Through seventeen years with the Rangers, the team missed the playoffs ten times and never once reached the Stanley Cup finals. "In 1957-58, we finished a strong second. Then, management decided that we had these young players to bring up and they traded five of our veterans away, including Danny Lewicki, and that was a huge disappointment to us. The five players were not superstars, but they were really in with our hockey team, and of the five players they brought up, none of them could stick. It was a faux pas on management's part. Had they kept that team together, who knows what we would have done because we were a pretty strong team."
But something annoyed Howell even more. "We had good teams but the things that bothered me the most were things like the rodeo, the Westminster Kennel Club and the circus." He explains how these events impacted on the hockey team: "The first two weeks of the season, the rodeo was booked in at Madison Square Garden. The Kennel Club had dogs come in in February when we were making a run at the playoffs, (meaning) two more weeks on the road. And then the circus came in to Madison Square Garden right at the end of the season and if we made the playoffs, you'd be lucky to play two games at home and the rest would be on the road. Teams like Montreal and Toronto didn't have to do things like that because hockey was number one (attraction in their city), but hockey wasn't number one in New York at that time. It still isn't, but at least they get to play all the playoff games on home ice." Even further, the team held its practices at a rink designed for figure skating. "For my first ten years, we practiced at Iceland, which was on the fourth floor of the old Madison Square Garden on 8th Avenue and 49th Street. It was 160 feet long and maybe 70 feet wide with aluminum boards and mirrors all around it. Before my time, the players used to shoot pucks to break all the mirrors. That's where we had to practice. You wouldn't believe what went on! It was incredible in New York, but it was a good place to play."
The team's fortunes began to change in the early sixties. "Jean Ratelle and Rod Gilbert came in, and that switched things around," continues Harry. "These guys were two of the best juniors and they stepped in and played a long, long time in New York. And then Brad Park came in and he was a super player and a First All-Star Team pick several times. I was his mentor for awhile but believe me, I didn't have to teach him anything."
If the frustrations had mounted through the years, then Harry found some comfort in the personal recognition he received in 1966-67. He was named to the First All-Star Team and was named the Norris Trophy winner as the league's best defenseman.
Then, in 1969-70, Howell found himself leaving Broadway for Oakland. "My back went bad on me in my seventeenth and last year in New York," he explains. "It was determined that I needed to have a spinal fusion. I had my choice either have the spinal fusion and feel better or don't have it and don't play anymore. I did have the fusion. (Rangers GM) Emile Francis came in to see me at the hospital. He said, 'We're going to make a move. We don't think you should be playing because of your back and we'll get you a job in the front office or coaching.' I said, 'I didn't go through this operation to sit in an office or coach.' Emile asked me where I'd like to go and I said, 'How about the West Coast?' He made a deal with Oakland and there I was." Adding veteran leadership to a team already well-stocked with veterans, Harry enjoyed his time in Oakland. Then, in February 1971, he was sold to the Los Angeles Kings where he played for three seasons.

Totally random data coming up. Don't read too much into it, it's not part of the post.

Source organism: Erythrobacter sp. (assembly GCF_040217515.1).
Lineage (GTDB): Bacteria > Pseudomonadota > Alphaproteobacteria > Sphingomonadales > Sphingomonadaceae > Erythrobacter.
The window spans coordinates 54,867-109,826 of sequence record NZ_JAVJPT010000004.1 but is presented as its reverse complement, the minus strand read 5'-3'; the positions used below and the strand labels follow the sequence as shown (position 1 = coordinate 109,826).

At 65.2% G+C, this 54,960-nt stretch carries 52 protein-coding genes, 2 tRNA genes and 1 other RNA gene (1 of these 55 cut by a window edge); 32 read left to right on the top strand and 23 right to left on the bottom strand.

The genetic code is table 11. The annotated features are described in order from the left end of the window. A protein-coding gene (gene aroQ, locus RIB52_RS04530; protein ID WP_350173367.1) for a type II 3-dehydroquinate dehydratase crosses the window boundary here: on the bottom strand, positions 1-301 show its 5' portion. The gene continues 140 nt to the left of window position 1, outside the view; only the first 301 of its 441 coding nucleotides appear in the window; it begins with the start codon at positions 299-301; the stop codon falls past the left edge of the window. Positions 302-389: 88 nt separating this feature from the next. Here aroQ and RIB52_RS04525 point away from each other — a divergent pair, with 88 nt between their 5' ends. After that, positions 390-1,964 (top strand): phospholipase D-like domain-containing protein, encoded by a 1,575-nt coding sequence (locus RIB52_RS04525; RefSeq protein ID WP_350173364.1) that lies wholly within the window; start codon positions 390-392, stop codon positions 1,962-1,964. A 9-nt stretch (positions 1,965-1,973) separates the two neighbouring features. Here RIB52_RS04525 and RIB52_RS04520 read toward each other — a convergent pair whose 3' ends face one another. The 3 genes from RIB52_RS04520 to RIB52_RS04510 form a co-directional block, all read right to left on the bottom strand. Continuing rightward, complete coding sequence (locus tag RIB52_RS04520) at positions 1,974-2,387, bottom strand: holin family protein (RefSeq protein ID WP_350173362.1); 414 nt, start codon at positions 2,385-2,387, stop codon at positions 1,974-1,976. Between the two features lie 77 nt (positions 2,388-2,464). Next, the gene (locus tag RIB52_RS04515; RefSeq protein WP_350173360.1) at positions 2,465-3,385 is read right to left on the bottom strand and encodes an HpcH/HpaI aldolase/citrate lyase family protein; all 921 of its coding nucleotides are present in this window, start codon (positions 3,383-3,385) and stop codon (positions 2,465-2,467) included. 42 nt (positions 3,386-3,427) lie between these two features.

With the birth of the World Hockey Association, many career minor leaguers got the chance to play in an elite league, while several veterans, including Howell, were able to prolong their careers. "The WHA experience was different, believe me," laughs Harry, with no sense of irony. "Right off the bat, I went to the New York Golden Blades. We had white skates with gold blades. It didn't look that great. The Rangers didn't want us playing in Madison Square Garden, so the rents were just horrendous. The owner quit after ten games. He said, 'I'm going broke just paying rent!' We had a pretty good team so they decided we had to find a new owner. They couldn't just fold the New York team that was the flagship city for the World Hockey Association. So another owner comes in and they decided they wanted to fire Camille Henry, the coach. He was a great friend of mine. They asked me to be player-coach, but I insisted Camille get his full contract for the rest of the season. The season had just started. Once he assured me he got his full payment, I told them I would do it. I got a big increase in pay, too. It worked out pretty well. We finished that season in New York, although we had to play in Cherry Hill, New Jersey. That's where we had to play because New York was costing too much!"
The fledgling league struggled to find its footing through its entire nine-year life. And the stories have become legendary. Harry shakes his head as he recounts his experience with the Raiders: "They loved us in Cherry Hill. Our arena was full every night. We played Houston in our first game. It was Gordie Howe and his two sons with Billy Dineen as the coach. We beat them 2-1 in that game. It was a great game and the fans were just going crazy. We had a luncheon the next day and all the fans were invited. I talked Gordie and Bill Dineen into staying and invited the owner, too. Howe gets up and makes a speech about how great our team is and how lucky the fans are and that the two teams will likely be meeting in the playoffs. He laid it on pretty good. Then Bill Dineen does the same thing. Then I called up the owner. He says, 'Thank you very much. This is a great day for us in New Jersey and I just want to tell you one thing. Next year, we're moving to San Diego.' Everybody just sagged. Sure enough, we moved to San Diego the next year, but attendance went down by half."
After one year in San Diego, Harry was signed as a free agent by the Calgary Cowboys, and concluded his playing career there. In 1,411 regular season NHL games, Howell scored 94 goals, 324 assists and 418 points. While with the WHA, he added 170 regular season games, collecting 43 points on 7 goals and 36 assists. Harry played 24 professional seasons, a hardworking leader whose consistency earned him entry into the Hockey Hall of Fame in 1979.
Kevin Shea is the Editor of Publications and On-Line Features for the Hockey Hall of Fame.